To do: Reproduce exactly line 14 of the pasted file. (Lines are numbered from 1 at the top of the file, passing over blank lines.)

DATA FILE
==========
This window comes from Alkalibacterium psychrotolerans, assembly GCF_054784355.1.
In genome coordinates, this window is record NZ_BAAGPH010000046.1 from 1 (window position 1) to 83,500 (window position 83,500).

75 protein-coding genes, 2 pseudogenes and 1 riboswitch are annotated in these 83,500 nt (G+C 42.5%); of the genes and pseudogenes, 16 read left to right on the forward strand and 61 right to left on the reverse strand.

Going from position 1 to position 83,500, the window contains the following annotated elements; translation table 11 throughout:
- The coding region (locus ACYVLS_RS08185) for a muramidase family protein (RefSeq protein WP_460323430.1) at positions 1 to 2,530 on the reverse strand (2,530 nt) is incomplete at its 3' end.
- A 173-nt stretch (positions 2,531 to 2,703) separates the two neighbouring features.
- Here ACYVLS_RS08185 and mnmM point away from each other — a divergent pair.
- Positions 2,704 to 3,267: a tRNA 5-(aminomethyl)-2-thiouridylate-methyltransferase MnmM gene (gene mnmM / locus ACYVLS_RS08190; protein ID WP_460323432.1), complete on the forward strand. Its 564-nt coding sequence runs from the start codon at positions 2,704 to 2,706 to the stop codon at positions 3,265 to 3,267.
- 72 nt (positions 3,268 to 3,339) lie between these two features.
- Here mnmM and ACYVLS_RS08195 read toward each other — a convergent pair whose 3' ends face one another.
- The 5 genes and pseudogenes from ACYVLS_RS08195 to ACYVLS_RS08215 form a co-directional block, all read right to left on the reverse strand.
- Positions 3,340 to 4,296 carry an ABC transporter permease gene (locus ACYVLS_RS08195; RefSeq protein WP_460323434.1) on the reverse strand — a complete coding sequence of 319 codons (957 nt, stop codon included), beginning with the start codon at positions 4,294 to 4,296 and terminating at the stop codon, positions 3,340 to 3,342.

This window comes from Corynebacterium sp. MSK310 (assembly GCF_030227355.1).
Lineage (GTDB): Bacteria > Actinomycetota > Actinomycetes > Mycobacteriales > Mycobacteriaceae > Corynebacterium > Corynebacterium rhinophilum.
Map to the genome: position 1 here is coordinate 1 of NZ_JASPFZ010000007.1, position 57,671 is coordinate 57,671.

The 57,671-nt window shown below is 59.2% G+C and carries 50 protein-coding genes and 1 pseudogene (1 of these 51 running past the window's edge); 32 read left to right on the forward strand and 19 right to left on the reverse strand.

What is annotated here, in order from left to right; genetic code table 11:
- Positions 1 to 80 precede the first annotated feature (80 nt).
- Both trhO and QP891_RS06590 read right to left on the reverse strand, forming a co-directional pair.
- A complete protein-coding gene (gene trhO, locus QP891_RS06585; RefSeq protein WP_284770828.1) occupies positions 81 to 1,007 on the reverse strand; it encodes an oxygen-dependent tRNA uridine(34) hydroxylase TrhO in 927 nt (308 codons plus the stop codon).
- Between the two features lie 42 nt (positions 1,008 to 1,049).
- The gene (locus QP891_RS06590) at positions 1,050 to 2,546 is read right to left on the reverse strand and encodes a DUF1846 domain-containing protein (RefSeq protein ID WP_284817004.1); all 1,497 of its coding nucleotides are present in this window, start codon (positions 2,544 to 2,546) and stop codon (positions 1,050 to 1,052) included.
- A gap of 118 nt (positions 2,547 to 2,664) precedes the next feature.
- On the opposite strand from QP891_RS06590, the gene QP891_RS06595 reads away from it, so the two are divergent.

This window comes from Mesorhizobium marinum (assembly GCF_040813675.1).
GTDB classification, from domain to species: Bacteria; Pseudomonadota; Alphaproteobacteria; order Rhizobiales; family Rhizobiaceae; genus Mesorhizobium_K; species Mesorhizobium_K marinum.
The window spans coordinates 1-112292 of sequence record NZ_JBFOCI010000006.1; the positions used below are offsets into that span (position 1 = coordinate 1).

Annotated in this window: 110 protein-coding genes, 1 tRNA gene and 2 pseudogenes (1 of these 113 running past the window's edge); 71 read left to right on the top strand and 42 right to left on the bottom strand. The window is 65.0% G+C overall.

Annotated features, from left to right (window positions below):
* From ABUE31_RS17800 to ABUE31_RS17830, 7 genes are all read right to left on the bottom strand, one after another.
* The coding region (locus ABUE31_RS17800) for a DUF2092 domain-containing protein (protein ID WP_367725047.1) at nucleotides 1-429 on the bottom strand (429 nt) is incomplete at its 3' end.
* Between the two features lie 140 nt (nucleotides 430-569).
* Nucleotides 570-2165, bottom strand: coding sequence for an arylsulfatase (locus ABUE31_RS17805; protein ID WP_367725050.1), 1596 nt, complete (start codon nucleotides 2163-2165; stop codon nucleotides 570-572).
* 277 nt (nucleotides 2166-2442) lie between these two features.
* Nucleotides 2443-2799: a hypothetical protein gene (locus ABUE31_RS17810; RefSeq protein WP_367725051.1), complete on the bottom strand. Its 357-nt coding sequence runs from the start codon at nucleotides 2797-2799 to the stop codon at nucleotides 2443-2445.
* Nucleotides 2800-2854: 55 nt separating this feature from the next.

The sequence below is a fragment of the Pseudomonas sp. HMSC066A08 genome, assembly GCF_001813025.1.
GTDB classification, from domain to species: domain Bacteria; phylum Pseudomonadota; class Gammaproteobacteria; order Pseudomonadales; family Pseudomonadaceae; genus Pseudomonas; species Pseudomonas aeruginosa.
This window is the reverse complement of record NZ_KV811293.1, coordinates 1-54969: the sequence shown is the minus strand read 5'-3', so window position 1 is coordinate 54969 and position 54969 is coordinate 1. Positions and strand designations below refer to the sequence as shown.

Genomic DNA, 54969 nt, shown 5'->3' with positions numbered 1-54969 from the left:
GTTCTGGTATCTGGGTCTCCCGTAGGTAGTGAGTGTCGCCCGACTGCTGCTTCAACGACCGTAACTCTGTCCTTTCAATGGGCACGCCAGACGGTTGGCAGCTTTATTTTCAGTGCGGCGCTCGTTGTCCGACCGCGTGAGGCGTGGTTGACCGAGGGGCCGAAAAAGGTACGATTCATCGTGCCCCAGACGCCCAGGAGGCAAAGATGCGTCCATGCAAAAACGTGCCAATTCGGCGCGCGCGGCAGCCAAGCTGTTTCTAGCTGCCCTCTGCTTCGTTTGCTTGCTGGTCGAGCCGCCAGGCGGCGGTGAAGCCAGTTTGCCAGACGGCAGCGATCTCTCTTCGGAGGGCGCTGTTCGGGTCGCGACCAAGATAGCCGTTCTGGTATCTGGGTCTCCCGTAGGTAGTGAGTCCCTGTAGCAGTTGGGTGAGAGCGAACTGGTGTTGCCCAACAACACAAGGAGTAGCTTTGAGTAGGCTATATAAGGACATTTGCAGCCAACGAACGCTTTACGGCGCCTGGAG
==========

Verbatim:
Lineage (GTDB): Bacteria > Actinomycetota > Actinomycetes > Mycobacteriales > Mycobacteriaceae > Corynebacterium > Corynebacterium rhinophilum.